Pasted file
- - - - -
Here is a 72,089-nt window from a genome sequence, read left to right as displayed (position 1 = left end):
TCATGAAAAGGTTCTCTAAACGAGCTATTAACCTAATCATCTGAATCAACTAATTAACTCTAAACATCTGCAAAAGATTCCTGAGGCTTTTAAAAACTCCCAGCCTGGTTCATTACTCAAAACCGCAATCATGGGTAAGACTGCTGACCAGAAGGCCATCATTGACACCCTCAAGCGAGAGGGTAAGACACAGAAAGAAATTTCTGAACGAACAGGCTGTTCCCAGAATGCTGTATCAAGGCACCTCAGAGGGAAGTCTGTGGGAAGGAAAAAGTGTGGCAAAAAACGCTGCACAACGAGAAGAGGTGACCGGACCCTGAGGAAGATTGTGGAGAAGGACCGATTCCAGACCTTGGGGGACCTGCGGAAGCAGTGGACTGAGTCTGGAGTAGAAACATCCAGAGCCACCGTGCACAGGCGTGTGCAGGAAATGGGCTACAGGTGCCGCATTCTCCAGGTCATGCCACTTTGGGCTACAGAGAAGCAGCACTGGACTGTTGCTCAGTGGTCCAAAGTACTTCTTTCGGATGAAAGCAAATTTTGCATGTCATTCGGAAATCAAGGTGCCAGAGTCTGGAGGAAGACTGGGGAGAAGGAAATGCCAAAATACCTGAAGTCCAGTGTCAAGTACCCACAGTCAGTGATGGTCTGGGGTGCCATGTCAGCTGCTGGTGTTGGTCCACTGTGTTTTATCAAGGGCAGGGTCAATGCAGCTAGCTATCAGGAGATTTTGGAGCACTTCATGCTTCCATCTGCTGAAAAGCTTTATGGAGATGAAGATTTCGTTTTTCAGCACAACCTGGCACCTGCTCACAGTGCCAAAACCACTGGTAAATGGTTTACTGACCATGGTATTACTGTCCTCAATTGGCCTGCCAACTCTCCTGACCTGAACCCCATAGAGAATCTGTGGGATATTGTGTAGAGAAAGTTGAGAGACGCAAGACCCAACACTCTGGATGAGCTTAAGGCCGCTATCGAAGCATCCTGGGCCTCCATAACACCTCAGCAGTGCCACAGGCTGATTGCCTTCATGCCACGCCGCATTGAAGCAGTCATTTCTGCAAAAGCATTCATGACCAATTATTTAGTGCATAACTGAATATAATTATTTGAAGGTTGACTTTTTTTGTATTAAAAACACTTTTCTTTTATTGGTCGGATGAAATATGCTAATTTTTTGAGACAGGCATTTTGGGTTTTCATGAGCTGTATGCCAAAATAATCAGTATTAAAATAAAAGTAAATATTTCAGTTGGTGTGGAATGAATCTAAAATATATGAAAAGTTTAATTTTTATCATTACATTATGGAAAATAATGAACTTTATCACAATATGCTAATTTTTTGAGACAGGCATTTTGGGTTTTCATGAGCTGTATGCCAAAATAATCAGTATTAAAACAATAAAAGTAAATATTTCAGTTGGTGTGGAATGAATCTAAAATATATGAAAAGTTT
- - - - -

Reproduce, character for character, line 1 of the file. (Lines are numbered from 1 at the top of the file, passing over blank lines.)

Here is a 72,089-nt window from a genome sequence, read left to right as displayed (position 1 = left end):